Hutchinson said at the news conference he anticipated a “vigorous legislative discussion.” That means the usual suspects will again push their animus against gay people in the name of their brand of religion.

Among the legislators present today was one Republican on the House side, Rep. Jeff Wardlaw. Sen. Jim Hendren, the governor’s nephew, is a Republican as well. Democrats Rep. Fred Love and Sen. Joyce Elliott spoke at the event. Another Republican from the Senate, Dave Wallace attended the event. Republican Reps. Joe Jett and Dan Douglas (who leaves office before the next session) also are sponsors.

“Why do we have to struggle to do the right thing for our state?” Elliott asked. But she said it likely would be a struggle. She noted the legislation was introduced first in 2001 and she couldn’t get the bill out of House Judiciary after Senate passage. She said clergy turned out to oppose the bill, particularly the part covering sexual orientation. She refused to take sexual orientation out. “I’m proud I refused because here we are 20 years later and I have faith we’re going to do this.”

Nicole Clowney said the legislation was needed to demonstrate all are safe and treated equally in Arkansas. She mentioned the recent killing in Little Rock of a 17-year-old transgender woman.

Rep. Tippi McCollough (D-Little Rock) said she was a member of a group, LGBT, to be protected by the bill. She, too, cited violence against minority groups. “It’s not OK to prey on the disadvantaged or unempowered.”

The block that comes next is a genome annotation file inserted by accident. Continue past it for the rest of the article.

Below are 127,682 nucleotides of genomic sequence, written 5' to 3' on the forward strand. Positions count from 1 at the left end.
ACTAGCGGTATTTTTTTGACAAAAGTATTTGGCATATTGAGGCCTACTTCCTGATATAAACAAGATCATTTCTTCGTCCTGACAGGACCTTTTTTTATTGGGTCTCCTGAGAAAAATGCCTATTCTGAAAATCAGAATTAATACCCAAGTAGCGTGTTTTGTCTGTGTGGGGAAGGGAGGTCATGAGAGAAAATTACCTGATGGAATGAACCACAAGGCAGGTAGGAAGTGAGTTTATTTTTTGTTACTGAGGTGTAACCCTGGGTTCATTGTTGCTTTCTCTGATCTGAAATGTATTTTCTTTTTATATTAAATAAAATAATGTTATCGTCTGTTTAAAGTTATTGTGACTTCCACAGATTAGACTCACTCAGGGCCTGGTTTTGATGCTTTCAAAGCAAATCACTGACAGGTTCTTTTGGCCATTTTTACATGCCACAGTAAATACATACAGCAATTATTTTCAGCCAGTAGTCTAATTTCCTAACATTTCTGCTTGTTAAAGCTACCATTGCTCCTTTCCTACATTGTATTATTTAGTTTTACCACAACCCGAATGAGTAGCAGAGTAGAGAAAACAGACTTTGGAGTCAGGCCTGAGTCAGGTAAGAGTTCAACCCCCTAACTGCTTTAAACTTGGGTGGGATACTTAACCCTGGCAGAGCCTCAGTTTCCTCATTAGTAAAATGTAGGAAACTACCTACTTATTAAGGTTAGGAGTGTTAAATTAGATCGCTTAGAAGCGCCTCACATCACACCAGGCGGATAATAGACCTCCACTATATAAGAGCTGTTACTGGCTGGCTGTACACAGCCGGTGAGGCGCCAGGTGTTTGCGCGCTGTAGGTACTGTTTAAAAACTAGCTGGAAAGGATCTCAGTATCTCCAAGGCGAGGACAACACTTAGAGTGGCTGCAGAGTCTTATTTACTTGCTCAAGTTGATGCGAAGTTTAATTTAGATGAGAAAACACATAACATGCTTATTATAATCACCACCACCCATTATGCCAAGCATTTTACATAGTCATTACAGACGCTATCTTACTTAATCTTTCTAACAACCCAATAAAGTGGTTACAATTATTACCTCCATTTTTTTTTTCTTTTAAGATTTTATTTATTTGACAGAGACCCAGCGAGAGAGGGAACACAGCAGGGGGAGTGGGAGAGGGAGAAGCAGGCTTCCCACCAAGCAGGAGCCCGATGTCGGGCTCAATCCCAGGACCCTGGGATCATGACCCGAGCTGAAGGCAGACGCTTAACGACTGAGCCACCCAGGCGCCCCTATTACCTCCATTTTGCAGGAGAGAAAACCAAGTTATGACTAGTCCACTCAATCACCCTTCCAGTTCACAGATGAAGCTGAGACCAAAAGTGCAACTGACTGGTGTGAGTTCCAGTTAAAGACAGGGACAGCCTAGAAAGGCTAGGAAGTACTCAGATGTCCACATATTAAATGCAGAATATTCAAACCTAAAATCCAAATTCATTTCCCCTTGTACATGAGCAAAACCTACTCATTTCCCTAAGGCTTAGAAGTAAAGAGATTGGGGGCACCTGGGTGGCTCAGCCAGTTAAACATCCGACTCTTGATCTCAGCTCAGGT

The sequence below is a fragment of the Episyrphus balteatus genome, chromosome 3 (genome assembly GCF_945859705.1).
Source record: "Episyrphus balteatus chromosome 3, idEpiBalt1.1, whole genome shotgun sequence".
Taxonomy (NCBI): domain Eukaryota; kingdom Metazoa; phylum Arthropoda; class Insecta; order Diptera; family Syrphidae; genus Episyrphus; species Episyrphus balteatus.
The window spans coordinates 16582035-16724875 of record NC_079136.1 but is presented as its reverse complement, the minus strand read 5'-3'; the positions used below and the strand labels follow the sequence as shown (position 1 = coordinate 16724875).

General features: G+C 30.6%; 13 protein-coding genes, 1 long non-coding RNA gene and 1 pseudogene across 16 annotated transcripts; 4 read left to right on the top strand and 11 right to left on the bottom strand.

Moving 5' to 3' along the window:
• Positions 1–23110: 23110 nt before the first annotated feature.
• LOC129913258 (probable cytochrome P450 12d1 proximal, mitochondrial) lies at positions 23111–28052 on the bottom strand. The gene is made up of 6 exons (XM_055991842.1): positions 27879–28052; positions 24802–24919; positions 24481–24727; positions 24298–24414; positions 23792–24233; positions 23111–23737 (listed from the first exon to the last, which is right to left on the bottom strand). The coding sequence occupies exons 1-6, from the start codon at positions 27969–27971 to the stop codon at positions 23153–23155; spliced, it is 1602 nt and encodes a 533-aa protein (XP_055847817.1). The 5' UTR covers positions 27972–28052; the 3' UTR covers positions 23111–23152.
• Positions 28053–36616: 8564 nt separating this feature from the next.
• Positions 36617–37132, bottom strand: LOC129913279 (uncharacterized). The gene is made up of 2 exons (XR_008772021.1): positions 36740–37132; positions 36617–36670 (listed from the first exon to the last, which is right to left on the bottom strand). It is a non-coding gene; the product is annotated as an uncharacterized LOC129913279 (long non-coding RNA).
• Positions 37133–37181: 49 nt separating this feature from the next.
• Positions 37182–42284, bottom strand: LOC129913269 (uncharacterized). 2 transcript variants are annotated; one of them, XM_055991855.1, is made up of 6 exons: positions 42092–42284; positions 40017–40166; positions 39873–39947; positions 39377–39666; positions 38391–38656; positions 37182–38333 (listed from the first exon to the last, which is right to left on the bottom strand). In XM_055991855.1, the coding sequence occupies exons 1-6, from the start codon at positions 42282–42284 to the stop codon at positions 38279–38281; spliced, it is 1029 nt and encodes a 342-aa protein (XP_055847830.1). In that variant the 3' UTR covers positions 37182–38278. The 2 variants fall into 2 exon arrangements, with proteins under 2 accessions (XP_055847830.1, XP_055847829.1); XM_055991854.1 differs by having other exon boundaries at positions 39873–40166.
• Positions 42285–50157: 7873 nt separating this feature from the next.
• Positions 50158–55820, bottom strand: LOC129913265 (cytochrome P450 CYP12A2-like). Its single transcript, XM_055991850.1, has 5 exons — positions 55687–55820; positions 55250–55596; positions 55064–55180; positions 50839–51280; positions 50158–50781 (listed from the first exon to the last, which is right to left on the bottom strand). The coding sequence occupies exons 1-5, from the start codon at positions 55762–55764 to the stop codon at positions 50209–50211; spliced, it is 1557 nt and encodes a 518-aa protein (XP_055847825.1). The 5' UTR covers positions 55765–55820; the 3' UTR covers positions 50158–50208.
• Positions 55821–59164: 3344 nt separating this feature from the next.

Jeff Wardlaw said Arkansas “should not be last” in adopting such legislation.

Randy Zook said the bill made “good business sense.”

Attorney General Rutledge focused on the racial element of hate crime, beginning with the mass shooting in a Charleston, S.C. church, and including the death of George Floyd, a black man, at the hands of police and of a white child killed by a black neighbor. “We will not tolerate hate in the natural state,” she said. Legal discrimination is, I guess, not hate.

Mark DeYmaz of the Mosaic Church closed with a reference to a statement by 70 pastors supporting the legislation.

Here’s Hendren’s news release on the legislation. He notes that it includes a section to make it a class C felony to falsely accuse someone of a hate crime. His summary:

It would enhance penalties for existing offenses, by no more than 20 percent, only after law enforcement authorities proved that the perpetrator chose the victim because of the victim’s race, national origin, ancestry, religion, sexual orientation, gender identity or disability.

 

The bill includes a reporting requirement for law enforcement agencies on hate crimes.

Here’s the legislation.

UPDATE: Here’s homophobe Jerry Cox, leader of the religious right Family Council, defending hate as expected:

Hate crimes legislation punishes people for their thoughts and beliefs. In other states, laws carving out special protections for people based on sexual orientation and gender identify have been used to target Christians who disagree with same-sex marriage. No one should be punished for what they say or believe.

Unfortunately, hate crimes laws simply do not work. These laws have not prevented hate crimes in other states, and they won’t prevent hate crimes in Arkansas. We wish there were a way to eliminate hate by passing a law, but it simply isn’t possible.

Supporters of hate crimes legislation in Arkansas are actively trying to persuade lawmakers and churches to support this bad proposal.

That’s why I hope you will contact your state senator and state representative and the pastor of your church.

Ask all of them not to support the governor’s hate crimes proposal.